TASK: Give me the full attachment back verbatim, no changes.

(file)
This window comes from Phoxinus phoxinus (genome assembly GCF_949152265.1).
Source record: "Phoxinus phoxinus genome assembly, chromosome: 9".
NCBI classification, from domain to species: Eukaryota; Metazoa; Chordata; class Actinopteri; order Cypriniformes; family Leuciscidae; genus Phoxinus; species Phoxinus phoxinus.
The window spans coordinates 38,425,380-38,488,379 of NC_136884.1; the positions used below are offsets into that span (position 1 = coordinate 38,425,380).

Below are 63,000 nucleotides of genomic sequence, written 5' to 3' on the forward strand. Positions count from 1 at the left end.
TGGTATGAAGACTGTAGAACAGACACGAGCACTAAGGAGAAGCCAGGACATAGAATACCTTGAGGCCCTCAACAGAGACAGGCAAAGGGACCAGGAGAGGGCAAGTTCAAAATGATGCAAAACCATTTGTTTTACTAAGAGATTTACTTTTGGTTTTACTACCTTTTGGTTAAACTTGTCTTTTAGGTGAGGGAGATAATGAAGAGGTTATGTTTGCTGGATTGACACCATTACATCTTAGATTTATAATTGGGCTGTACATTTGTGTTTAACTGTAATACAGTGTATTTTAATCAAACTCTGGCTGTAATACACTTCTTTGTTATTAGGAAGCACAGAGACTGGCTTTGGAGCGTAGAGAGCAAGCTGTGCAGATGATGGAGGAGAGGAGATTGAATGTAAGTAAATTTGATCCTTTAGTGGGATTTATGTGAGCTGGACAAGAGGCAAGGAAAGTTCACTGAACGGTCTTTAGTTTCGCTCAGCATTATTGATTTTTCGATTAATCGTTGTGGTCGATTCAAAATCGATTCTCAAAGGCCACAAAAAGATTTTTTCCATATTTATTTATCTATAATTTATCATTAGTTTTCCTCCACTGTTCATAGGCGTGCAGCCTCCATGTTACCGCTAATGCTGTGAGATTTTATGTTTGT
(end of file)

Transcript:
This window comes from Phoxinus phoxinus (genome assembly GCF_949152265.1).
Source record: "Phoxinus phoxinus genome assembly, chromosome: 9".
NCBI classification, from domain to species: Eukaryota; Metazoa; Chordata; class Actinopteri; order Cypriniformes; family Leuciscidae; genus Phoxinus; species Phoxinus phoxinus.
The window spans coordinates 38,425,380-38,488,379 of NC_136884.1; the positions used below are offsets into that span (position 1 = coordinate 38,425,380).

Below are 63,000 nucleotides of genomic sequence, written 5' to 3' on the forward strand. Positions count from 1 at the left end.
TGGTATGAAGACTGTAGAACAGACACGAGCACTAAGGAGAAGCCAGGACATAGAATACCTTGAGGCCCTCAACAGAGACAGGCAAAGGGACCAGGAGAGGGCAAGTTCAAAATGATGCAAAACCATTTGTTTTACTAAGAGATTTACTTTTGGTTTTACTACCTTTTGGTTAAACTTGTCTTTTAGGTGAGGGAGATAATGAAGAGGTTATGTTTGCTGGATTGACACCATTACATCTTAGATTTATAATTGGGCTGTACATTTGTGTTTAACTGTAATACAGTGTATTTTAATCAAACTCTGGCTGTAATACACTTCTTTGTTATTAGGAAGCACAGAGACTGGCTTTGGAGCGTAGAGAGCAAGCTGTGCAGATGATGGAGGAGAGGAGATTGAATGTAAGTAAATTTGATCCTTTAGTGGGATTTATGTGAGCTGGACAAGAGGCAAGGAAAGTTCACTGAACGGTCTTTAGTTTCGCTCAGCATTATTGATTTTTCGATTAATCGTTGTGGTCGATTCAAAATCGATTCTCAAAGGCCACAAAAAGATTTTTTCCATATTTATTTATCTATAATTTATCATTAGTTTTCCTCCACTGTTCATAGGCGTGCAGCCTCCATGTTACCGCTAATGCTGTGAGATTTTATGTTTGT